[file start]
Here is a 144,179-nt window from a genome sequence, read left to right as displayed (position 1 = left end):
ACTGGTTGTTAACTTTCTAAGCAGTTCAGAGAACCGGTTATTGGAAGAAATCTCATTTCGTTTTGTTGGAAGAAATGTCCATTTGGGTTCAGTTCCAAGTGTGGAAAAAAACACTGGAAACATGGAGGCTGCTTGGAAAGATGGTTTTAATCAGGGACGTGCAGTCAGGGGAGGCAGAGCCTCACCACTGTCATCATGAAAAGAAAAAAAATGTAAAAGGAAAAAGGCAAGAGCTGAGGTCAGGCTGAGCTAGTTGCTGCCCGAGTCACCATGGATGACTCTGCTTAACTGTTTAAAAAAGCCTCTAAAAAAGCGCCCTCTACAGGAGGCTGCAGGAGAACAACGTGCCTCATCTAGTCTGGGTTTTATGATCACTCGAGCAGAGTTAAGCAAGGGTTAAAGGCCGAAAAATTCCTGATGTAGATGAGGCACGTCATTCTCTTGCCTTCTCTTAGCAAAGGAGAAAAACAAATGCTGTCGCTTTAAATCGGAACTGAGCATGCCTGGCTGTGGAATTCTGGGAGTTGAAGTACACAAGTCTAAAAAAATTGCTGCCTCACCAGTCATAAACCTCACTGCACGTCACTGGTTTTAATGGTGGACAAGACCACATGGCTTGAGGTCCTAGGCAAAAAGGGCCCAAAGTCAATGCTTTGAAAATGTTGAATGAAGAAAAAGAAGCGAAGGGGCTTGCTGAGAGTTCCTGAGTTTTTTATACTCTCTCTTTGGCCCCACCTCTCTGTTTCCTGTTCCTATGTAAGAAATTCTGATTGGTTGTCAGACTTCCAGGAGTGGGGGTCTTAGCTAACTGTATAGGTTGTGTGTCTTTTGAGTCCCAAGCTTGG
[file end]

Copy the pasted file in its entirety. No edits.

Here is a 144,179-nt window from a genome sequence, read left to right as displayed (position 1 = left end):
ACTGGTTGTTAACTTTCTAAGCAGTTCAGAGAACCGGTTATTGGAAGAAATCTCATTTCGTTTTGTTGGAAGAAATGTCCATTTGGGTTCAGTTCCAAGTGTGGAAAAAAACACTGGAAACATGGAGGCTGCTTGGAAAGATGGTTTTAATCAGGGACGTGCAGTCAGGGGAGGCAGAGCCTCACCACTGTCATCATGAAAAGAAAAAAAATGTAAAAGGAAAAAGGCAAGAGCTGAGGTCAGGCTGAGCTAGTTGCTGCCCGAGTCACCATGGATGACTCTGCTTAACTGTTTAAAAAAGCCTCTAAAAAAGCGCCCTCTACAGGAGGCTGCAGGAGAACAACGTGCCTCATCTAGTCTGGGTTTTATGATCACTCGAGCAGAGTTAAGCAAGGGTTAAAGGCCGAAAAATTCCTGATGTAGATGAGGCACGTCATTCTCTTGCCTTCTCTTAGCAAAGGAGAAAAACAAATGCTGTCGCTTTAAATCGGAACTGAGCATGCCTGGCTGTGGAATTCTGGGAGTTGAAGTACACAAGTCTAAAAAAATTGCTGCCTCACCAGTCATAAACCTCACTGCACGTCACTGGTTTTAATGGTGGACAAGACCACATGGCTTGAGGTCCTAGGCAAAAAGGGCCCAAAGTCAATGCTTTGAAAATGTTGAATGAAGAAAAAGAAGCGAAGGGGCTTGCTGAGAGTTCCTGAGTTTTTTATACTCTCTCTTTGGCCCCACCTCTCTGTTTCCTGTTCCTATGTAAGAAATTCTGATTGGTTGTCAGACTTCCAGGAGTGGGGGTCTTAGCTAACTGTATAGGTTGTGTGTCTTTTGAGTCCCAAGCTTGG